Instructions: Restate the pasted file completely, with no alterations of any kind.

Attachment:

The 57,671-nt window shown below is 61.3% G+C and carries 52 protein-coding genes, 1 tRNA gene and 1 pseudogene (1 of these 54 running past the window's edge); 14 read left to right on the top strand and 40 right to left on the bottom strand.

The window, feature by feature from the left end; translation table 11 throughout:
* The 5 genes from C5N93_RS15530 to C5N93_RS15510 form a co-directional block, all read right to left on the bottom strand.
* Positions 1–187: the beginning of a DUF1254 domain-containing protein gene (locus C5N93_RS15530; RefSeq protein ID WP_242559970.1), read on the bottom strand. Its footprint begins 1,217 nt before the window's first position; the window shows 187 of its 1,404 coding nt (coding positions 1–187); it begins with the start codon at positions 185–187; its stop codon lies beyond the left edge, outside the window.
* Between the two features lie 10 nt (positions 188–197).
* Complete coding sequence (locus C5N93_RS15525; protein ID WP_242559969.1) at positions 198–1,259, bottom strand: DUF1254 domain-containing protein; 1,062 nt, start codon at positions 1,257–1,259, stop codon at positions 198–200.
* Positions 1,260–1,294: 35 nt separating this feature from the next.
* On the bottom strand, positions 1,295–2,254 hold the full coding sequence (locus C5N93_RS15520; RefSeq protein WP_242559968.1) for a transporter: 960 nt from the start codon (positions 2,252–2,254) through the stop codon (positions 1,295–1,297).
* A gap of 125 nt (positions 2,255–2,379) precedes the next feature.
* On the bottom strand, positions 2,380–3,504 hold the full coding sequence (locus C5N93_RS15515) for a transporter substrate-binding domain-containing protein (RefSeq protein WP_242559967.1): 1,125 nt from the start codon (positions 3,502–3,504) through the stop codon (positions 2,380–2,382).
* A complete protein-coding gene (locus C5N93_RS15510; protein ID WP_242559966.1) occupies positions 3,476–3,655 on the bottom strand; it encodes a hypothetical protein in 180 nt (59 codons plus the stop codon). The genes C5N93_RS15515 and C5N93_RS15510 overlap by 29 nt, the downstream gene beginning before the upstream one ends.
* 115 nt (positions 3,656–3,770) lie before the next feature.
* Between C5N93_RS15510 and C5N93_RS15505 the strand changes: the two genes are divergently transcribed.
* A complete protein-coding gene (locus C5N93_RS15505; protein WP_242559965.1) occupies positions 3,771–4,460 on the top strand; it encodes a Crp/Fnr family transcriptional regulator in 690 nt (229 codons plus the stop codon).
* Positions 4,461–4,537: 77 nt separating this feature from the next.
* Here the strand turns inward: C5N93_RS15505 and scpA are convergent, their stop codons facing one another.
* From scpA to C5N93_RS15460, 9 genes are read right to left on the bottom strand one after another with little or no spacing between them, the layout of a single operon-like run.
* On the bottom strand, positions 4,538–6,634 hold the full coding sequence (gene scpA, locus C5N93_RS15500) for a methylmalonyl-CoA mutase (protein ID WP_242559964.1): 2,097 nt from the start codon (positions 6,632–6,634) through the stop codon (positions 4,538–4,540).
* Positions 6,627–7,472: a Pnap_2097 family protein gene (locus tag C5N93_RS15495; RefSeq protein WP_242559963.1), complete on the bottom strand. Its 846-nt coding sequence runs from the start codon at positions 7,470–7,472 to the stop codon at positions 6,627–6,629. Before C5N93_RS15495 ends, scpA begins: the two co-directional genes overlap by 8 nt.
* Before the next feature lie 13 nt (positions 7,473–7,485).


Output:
The 57,671-nt window shown below is 61.3% G+C and carries 52 protein-coding genes, 1 tRNA gene and 1 pseudogene (1 of these 54 running past the window's edge); 14 read left to right on the top strand and 40 right to left on the bottom strand.

The window, feature by feature from the left end; translation table 11 throughout:
* The 5 genes from C5N93_RS15530 to C5N93_RS15510 form a co-directional block, all read right to left on the bottom strand.
* Positions 1–187: the beginning of a DUF1254 domain-containing protein gene (locus C5N93_RS15530; RefSeq protein ID WP_242559970.1), read on the bottom strand. Its footprint begins 1,217 nt before the window's first position; the window shows 187 of its 1,404 coding nt (coding positions 1–187); it begins with the start codon at positions 185–187; its stop codon lies beyond the left edge, outside the window.
* Between the two features lie 10 nt (positions 188–197).
* Complete coding sequence (locus C5N93_RS15525; protein ID WP_242559969.1) at positions 198–1,259, bottom strand: DUF1254 domain-containing protein; 1,062 nt, start codon at positions 1,257–1,259, stop codon at positions 198–200.
* Positions 1,260–1,294: 35 nt separating this feature from the next.
* On the bottom strand, positions 1,295–2,254 hold the full coding sequence (locus C5N93_RS15520; RefSeq protein WP_242559968.1) for a transporter: 960 nt from the start codon (positions 2,252–2,254) through the stop codon (positions 1,295–1,297).
* A gap of 125 nt (positions 2,255–2,379) precedes the next feature.
* On the bottom strand, positions 2,380–3,504 hold the full coding sequence (locus C5N93_RS15515) for a transporter substrate-binding domain-containing protein (RefSeq protein WP_242559967.1): 1,125 nt from the start codon (positions 3,502–3,504) through the stop codon (positions 2,380–2,382).
* A complete protein-coding gene (locus C5N93_RS15510; protein ID WP_242559966.1) occupies positions 3,476–3,655 on the bottom strand; it encodes a hypothetical protein in 180 nt (59 codons plus the stop codon). The genes C5N93_RS15515 and C5N93_RS15510 overlap by 29 nt, the downstream gene beginning before the upstream one ends.
* 115 nt (positions 3,656–3,770) lie before the next feature.
* Between C5N93_RS15510 and C5N93_RS15505 the strand changes: the two genes are divergently transcribed.
* A complete protein-coding gene (locus C5N93_RS15505; protein WP_242559965.1) occupies positions 3,771–4,460 on the top strand; it encodes a Crp/Fnr family transcriptional regulator in 690 nt (229 codons plus the stop codon).
* Positions 4,461–4,537: 77 nt separating this feature from the next.
* Here the strand turns inward: C5N93_RS15505 and scpA are convergent, their stop codons facing one another.
* From scpA to C5N93_RS15460, 9 genes are read right to left on the bottom strand one after another with little or no spacing between them, the layout of a single operon-like run.
* On the bottom strand, positions 4,538–6,634 hold the full coding sequence (gene scpA, locus C5N93_RS15500) for a methylmalonyl-CoA mutase (protein ID WP_242559964.1): 2,097 nt from the start codon (positions 6,632–6,634) through the stop codon (positions 4,538–4,540).
* Positions 6,627–7,472: a Pnap_2097 family protein gene (locus tag C5N93_RS15495; RefSeq protein WP_242559963.1), complete on the bottom strand. Its 846-nt coding sequence runs from the start codon at positions 7,470–7,472 to the stop codon at positions 6,627–6,629. Before C5N93_RS15495 ends, scpA begins: the two co-directional genes overlap by 8 nt.
* Before the next feature lie 13 nt (positions 7,473–7,485).